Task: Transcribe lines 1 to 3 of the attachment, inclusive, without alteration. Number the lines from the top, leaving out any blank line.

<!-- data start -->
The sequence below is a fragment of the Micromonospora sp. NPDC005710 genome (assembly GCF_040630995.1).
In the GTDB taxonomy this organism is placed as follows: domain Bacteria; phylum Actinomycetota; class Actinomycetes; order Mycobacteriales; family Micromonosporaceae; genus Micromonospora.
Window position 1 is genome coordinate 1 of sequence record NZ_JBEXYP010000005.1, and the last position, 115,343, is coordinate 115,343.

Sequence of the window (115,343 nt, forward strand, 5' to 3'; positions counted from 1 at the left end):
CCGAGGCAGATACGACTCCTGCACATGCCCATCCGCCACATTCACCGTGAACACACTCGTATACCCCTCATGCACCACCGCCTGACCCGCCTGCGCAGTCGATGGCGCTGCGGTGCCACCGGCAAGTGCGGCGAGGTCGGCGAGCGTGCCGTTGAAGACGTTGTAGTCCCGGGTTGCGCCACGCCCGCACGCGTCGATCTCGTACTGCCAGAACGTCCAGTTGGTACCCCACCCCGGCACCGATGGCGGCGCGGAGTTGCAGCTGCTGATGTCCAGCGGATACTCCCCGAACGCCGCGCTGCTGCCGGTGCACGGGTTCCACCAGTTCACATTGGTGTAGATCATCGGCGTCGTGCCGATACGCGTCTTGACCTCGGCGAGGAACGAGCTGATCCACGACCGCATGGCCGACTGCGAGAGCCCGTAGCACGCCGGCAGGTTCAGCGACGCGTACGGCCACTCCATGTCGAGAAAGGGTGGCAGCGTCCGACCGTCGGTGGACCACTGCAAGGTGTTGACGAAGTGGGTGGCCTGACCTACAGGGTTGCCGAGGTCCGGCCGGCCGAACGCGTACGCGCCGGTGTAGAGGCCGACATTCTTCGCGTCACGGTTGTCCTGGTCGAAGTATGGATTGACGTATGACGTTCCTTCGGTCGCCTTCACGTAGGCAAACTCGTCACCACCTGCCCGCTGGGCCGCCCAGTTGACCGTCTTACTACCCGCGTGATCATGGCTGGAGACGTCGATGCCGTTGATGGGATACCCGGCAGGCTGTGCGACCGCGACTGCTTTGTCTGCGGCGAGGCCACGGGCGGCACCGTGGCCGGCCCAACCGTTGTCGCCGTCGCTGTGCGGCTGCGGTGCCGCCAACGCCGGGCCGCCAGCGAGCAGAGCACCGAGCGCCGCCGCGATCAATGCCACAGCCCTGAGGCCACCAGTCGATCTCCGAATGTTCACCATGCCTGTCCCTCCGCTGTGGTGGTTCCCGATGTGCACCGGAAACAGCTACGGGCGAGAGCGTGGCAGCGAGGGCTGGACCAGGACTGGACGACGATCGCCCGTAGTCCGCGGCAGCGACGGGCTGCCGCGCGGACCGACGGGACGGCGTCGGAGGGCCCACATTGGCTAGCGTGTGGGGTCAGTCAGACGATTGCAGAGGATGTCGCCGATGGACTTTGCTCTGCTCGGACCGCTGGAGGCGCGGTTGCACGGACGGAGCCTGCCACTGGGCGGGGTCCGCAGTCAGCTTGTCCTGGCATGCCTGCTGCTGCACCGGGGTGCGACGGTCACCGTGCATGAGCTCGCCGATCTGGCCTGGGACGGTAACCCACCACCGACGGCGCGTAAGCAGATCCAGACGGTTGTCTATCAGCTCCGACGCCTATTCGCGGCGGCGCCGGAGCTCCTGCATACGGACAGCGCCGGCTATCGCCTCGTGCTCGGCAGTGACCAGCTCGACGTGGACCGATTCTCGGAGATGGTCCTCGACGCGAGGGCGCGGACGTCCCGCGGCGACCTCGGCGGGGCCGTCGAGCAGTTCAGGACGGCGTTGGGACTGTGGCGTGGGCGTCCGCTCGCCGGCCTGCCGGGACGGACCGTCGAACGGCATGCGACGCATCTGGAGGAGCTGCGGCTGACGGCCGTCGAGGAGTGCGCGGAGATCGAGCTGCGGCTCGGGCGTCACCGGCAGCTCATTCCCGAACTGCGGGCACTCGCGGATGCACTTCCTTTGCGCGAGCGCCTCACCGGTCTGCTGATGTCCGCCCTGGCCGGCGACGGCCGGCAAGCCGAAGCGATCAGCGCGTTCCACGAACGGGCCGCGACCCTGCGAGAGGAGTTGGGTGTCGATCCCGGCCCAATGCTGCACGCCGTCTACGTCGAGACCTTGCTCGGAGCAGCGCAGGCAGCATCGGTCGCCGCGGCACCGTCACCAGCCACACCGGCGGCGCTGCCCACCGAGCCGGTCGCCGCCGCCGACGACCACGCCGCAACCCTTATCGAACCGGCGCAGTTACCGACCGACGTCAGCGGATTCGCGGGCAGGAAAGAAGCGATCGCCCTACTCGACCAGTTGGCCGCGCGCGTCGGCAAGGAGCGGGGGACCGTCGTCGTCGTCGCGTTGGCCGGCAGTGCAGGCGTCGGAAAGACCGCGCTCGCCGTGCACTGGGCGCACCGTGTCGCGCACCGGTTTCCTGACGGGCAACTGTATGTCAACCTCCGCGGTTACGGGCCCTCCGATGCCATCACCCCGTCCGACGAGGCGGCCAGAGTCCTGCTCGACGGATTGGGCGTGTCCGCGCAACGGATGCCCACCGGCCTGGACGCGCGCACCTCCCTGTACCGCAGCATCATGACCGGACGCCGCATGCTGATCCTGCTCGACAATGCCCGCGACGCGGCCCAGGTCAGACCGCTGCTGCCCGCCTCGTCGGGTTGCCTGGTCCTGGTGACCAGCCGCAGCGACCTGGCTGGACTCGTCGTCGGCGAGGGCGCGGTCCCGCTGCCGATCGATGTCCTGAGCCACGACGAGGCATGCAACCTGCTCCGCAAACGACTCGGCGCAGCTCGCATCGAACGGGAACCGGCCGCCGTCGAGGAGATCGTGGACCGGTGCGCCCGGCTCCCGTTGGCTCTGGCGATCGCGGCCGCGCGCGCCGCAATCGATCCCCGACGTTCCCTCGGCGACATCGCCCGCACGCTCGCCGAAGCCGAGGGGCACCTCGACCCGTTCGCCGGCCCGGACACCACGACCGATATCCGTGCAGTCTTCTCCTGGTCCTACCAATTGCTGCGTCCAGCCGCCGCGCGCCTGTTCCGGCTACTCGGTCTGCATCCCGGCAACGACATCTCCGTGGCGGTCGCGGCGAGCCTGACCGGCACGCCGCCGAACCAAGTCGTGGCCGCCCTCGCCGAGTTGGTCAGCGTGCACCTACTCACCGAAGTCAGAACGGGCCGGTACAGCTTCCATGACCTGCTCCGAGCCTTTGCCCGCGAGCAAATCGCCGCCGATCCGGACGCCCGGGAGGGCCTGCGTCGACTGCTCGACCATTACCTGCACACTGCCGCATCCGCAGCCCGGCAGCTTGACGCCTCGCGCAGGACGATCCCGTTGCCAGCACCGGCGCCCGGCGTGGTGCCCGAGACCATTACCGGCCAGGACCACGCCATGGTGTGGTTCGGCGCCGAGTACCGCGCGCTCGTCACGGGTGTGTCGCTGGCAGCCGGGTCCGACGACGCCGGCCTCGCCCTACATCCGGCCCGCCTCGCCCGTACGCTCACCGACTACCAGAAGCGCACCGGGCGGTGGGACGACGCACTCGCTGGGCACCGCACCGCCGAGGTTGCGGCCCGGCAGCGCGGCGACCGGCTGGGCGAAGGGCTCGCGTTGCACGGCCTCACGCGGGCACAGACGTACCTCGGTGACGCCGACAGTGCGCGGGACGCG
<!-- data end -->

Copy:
The sequence below is a fragment of the Micromonospora sp. NPDC005710 genome (assembly GCF_040630995.1).
In the GTDB taxonomy this organism is placed as follows: domain Bacteria; phylum Actinomycetota; class Actinomycetes; order Mycobacteriales; family Micromonosporaceae; genus Micromonospora.
Window position 1 is genome coordinate 1 of sequence record NZ_JBEXYP010000005.1, and the last position, 115,343, is coordinate 115,343.